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Law School Case Brief

Bd. of Regents v. Southworth - 529 U.S. 217, 120 S. Ct. 1346 (2000)


U.S. Const. amend. I permits a public university to charge its students an activity fee used to fund a program to facilitate extracurricular student speech if the program is viewpoint-neutral in the allocation of funding support.


The University of Wisconsin, a public university, required full-time students to pay a nonrefundable student activity fee which was segregated from the university's tuition charge. Part of the fee supported extracurricular activities of registered student organizations that engaged in various forms of political or ideological speech. Such organizations were able to apply for a portion of the fee moneys from a student activity fund administered by the student government or a student services fund administered through the student government's finance committee. Alternatively, fee moneys could be allocated to such organizations by means of a student referendum. Some students and former students of the university sought declaratory and injunctive relief by filing suit in the United States District Court for the Western District of Wisconsin against members of the university's board of regents and alleged, among other matters, that the imposition of the fee violated the rights of free speech and free association under the Federal Constitution's First Amendment, and the university had to grant objecting students the choice not to fund those organizations that engaged in political and ideological expression which was offensive to the objectors' personal beliefs. The parties stipulated that the process for reviewing and approving allocations from the student activity fund and the student services fund had been administered in a viewpoint-neutral fashion. The district court granted summary judgment to the plaintiffs, and entered a judgment declaring that the mandatory segregated fee policy violated the First Amendment. In a subsequent proceeding, the district court enjoined the board of regents from using segregated fees to fund any student organization engaging in political or ideological speech. The United States Court of Appeals for the Seventh Circuit affirmed the district court's determination that forcing objecting students to fund private organizations which engaged in political and ideological activities violated the First Amendment, on the grounds that the university's fee program was not germane to the university's mission, did not further a vital policy of the university, and imposed too much of a burden on the objecting students' free speech rights, but reversed and vacated portions of the district court's declaratory judgment and injunction.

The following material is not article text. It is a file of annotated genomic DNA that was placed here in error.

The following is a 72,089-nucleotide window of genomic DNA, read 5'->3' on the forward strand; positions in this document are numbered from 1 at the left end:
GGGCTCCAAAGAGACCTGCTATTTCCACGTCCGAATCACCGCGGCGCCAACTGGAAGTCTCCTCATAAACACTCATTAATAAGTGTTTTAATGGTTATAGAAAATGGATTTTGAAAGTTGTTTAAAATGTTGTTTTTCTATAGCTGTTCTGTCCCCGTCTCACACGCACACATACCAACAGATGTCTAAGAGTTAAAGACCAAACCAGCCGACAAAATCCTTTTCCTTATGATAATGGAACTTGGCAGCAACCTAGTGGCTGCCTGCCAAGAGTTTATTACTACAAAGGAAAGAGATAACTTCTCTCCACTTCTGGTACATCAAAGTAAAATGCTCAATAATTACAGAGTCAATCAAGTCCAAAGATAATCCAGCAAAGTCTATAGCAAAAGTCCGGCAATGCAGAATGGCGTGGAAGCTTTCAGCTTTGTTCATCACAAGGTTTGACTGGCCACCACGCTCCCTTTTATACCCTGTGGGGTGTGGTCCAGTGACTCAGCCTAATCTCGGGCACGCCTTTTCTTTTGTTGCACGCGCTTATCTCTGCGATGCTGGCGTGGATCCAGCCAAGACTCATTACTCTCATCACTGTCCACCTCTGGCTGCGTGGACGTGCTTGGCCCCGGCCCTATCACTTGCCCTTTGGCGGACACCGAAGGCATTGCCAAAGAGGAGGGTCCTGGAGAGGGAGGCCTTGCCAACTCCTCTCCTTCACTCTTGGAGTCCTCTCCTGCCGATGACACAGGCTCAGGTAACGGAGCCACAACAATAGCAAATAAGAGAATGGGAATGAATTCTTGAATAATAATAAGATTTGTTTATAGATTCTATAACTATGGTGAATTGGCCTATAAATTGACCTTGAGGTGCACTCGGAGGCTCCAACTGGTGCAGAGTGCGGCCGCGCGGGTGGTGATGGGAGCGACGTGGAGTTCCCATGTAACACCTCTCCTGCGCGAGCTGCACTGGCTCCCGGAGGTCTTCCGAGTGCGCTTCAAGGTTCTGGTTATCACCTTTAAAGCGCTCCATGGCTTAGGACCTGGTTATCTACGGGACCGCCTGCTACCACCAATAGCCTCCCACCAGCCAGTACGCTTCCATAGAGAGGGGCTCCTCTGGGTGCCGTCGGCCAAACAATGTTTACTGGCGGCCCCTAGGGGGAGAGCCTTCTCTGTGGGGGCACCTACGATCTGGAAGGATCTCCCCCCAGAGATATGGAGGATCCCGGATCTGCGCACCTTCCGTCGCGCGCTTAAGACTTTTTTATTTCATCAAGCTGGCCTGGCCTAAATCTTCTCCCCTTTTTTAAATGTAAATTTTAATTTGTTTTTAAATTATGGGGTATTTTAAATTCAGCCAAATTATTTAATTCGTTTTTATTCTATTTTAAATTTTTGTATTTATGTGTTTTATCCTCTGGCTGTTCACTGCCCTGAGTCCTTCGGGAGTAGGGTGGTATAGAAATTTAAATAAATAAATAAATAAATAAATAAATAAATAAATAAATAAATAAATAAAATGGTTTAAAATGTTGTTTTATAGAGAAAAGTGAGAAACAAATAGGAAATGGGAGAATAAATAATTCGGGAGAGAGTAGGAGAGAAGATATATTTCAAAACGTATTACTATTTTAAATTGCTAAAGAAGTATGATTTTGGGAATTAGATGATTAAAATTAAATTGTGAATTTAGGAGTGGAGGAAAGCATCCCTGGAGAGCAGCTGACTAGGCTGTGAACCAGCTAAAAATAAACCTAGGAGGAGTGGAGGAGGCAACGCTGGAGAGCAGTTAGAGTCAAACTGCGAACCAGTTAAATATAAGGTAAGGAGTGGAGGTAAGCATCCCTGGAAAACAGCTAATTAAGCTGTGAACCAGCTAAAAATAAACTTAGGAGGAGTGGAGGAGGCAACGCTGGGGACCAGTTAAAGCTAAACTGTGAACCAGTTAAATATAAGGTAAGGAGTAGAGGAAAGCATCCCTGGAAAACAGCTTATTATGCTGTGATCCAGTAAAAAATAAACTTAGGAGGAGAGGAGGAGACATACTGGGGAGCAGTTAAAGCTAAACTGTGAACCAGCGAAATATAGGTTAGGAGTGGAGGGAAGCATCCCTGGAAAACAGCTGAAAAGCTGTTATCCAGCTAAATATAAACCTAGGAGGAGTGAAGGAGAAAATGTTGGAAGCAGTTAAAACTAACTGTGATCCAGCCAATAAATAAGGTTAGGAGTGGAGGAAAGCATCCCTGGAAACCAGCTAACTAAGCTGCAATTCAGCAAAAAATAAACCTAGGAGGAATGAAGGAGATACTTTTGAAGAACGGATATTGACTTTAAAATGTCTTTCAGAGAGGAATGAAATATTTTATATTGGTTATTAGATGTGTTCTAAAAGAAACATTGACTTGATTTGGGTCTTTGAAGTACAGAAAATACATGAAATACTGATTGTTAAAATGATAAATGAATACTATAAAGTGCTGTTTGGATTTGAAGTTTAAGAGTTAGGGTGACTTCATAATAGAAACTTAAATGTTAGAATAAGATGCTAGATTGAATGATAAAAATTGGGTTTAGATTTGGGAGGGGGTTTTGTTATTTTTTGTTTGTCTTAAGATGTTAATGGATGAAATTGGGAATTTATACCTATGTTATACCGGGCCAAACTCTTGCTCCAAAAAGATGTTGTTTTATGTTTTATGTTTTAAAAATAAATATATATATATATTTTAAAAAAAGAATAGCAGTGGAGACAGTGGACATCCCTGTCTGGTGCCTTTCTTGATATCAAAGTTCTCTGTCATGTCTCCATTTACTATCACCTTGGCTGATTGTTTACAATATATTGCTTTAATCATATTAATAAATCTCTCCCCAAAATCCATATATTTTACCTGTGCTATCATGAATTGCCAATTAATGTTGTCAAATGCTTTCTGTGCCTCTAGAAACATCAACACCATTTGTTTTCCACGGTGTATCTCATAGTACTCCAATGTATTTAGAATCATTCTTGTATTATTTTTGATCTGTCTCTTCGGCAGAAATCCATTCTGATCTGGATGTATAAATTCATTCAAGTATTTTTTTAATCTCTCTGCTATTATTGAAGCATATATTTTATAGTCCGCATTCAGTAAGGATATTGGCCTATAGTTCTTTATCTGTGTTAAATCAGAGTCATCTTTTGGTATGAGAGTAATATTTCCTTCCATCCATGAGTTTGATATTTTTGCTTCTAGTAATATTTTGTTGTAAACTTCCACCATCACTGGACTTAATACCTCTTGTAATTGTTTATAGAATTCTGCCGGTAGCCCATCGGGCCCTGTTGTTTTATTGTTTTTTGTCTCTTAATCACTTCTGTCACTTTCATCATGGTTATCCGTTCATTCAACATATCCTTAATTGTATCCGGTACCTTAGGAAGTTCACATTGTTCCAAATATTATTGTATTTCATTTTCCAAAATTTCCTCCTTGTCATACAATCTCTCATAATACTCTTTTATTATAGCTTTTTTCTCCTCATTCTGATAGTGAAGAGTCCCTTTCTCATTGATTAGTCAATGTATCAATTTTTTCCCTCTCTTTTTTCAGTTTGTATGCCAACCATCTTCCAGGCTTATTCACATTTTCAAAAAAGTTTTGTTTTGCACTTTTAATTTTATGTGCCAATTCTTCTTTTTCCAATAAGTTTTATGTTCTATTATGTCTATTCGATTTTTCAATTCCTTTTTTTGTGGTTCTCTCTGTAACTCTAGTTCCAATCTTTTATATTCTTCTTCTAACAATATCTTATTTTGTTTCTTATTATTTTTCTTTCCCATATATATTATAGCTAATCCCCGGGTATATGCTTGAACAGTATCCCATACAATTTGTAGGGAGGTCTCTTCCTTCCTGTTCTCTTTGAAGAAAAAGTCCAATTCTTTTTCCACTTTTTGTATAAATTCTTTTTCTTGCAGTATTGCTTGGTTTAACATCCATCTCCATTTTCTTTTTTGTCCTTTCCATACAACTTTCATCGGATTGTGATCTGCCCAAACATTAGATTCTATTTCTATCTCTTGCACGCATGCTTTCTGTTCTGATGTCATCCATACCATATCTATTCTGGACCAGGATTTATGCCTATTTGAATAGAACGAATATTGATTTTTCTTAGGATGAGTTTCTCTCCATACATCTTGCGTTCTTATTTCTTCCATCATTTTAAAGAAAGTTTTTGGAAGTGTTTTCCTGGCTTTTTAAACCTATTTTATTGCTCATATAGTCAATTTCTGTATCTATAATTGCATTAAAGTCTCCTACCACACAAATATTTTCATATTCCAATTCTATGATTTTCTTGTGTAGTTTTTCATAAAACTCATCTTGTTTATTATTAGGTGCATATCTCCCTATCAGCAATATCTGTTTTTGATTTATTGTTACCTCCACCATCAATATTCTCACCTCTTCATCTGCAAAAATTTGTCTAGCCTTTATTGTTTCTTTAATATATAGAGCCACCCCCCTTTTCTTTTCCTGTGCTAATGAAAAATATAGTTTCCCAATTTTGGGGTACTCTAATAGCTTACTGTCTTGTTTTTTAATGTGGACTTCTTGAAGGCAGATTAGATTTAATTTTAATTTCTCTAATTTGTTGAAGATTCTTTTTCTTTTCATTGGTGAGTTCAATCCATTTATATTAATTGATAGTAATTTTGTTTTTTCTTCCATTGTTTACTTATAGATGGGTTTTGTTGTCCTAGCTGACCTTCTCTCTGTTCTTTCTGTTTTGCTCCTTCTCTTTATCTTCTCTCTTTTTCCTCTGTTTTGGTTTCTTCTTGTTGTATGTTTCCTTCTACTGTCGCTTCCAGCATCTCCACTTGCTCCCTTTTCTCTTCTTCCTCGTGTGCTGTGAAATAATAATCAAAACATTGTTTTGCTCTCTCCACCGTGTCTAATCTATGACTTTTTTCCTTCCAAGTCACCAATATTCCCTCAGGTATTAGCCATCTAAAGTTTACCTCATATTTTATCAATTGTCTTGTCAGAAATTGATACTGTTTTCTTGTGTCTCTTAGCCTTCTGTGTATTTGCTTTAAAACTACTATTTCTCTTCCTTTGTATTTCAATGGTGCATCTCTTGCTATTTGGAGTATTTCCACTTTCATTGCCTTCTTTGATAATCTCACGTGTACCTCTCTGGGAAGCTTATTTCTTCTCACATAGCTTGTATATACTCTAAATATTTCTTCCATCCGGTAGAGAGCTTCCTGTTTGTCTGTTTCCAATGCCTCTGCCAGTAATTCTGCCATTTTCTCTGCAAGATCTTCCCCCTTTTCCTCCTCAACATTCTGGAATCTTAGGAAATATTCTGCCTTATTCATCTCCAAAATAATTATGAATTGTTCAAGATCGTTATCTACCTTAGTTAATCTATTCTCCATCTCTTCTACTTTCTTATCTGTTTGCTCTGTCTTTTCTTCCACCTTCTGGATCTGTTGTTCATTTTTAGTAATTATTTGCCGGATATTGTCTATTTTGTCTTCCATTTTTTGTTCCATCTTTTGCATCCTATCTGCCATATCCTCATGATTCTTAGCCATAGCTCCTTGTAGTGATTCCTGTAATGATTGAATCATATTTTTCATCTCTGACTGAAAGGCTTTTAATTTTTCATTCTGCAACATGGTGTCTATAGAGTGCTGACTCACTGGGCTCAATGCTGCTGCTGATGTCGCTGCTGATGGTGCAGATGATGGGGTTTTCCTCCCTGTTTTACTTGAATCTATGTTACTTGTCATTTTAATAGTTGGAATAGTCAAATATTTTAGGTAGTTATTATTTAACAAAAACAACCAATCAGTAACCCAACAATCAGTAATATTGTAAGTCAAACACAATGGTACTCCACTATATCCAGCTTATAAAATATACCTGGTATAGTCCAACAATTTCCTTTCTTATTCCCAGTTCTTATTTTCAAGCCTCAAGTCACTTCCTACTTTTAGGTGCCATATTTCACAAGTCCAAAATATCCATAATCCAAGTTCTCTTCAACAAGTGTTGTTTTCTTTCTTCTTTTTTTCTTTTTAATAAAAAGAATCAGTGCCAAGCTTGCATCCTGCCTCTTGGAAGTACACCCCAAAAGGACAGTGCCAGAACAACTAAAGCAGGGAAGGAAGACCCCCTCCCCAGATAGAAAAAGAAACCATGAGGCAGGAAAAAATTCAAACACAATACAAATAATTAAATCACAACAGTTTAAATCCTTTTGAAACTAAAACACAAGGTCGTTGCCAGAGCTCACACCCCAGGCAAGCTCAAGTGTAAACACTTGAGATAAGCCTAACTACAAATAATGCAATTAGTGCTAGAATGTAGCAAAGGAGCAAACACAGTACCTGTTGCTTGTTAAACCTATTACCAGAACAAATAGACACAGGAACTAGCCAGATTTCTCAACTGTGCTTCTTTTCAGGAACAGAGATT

Was the university’s student fee program violative of the respondent students’ First Amendment rights?




The U.S. Supreme Court held that U.S. Const. amend. I permitted a public university to charge its students an activity fee used to fund programs to facilitate extracurricular student speech if the program was viewpoint neutral in the allocation of funding support. According to the Court, generally, the viewpoint neutrality requirement of the university's program was sufficient to protect the rights of the objecting students. However, in the case at bar, the Court did not sustain the student referendum mechanism of the university's program, which appeared to permit the exaction of fees in violation of the viewpoint neutrality principle. As to that aspect of the program, the Court remanded for further proceedings since it was unclear what protection, if any, there was for viewpoint neutrality in that part of the process.

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